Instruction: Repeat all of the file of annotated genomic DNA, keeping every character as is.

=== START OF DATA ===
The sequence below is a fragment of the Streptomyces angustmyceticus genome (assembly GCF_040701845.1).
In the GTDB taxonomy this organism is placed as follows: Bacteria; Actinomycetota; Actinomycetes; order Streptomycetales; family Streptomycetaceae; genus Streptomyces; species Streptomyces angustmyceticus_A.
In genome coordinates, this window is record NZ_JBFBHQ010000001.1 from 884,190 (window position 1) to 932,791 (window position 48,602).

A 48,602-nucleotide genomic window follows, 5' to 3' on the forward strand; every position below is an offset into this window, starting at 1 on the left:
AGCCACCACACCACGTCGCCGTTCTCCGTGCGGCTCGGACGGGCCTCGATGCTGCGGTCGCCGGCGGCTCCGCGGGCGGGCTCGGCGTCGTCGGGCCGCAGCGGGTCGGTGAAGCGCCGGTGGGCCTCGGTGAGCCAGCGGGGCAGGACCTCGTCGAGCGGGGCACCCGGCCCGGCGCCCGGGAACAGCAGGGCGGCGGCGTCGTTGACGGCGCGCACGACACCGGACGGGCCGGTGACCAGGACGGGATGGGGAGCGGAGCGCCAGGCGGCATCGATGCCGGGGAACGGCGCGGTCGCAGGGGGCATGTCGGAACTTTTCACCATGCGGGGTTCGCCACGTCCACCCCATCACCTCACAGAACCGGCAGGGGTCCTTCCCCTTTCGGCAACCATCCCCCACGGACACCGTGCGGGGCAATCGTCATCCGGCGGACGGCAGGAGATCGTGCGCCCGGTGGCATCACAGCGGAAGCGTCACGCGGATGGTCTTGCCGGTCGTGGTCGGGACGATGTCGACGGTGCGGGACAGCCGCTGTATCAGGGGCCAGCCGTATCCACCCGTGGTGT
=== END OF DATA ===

The sequence below is a fragment of the Streptomyces angustmyceticus genome (assembly GCF_040701845.1).
In the GTDB taxonomy this organism is placed as follows: Bacteria; Actinomycetota; Actinomycetes; order Streptomycetales; family Streptomycetaceae; genus Streptomyces; species Streptomyces angustmyceticus_A.
In genome coordinates, this window is record NZ_JBFBHQ010000001.1 from 884,190 (window position 1) to 932,791 (window position 48,602).

A 48,602-nucleotide genomic window follows, 5' to 3' on the forward strand; every position below is an offset into this window, starting at 1 on the left:
AGCCACCACACCACGTCGCCGTTCTCCGTGCGGCTCGGACGGGCCTCGATGCTGCGGTCGCCGGCGGCTCCGCGGGCGGGCTCGGCGTCGTCGGGCCGCAGCGGGTCGGTGAAGCGCCGGTGGGCCTCGGTGAGCCAGCGGGGCAGGACCTCGTCGAGCGGGGCACCCGGCCCGGCGCCCGGGAACAGCAGGGCGGCGGCGTCGTTGACGGCGCGCACGACACCGGACGGGCCGGTGACCAGGACGGGATGGGGAGCGGAGCGCCAGGCGGCATCGATGCCGGGGAACGGCGCGGTCGCAGGGGGCATGTCGGAACTTTTCACCATGCGGGGTTCGCCACGTCCACCCCATCACCTCACAGAACCGGCAGGGGTCCTTCCCCTTTCGGCAACCATCCCCCACGGACACCGTGCGGGGCAATCGTCATCCGGCGGACGGCAGGAGATCGTGCGCCCGGTGGCATCACAGCGGAAGCGTCACGCGGATGGTCTTGCCGGTCGTGGTCGGGACGATGTCGACGGTGCGGGACAGCCGCTGTATCAGGGGCCAGCCGTATCCACCCGTGGTGT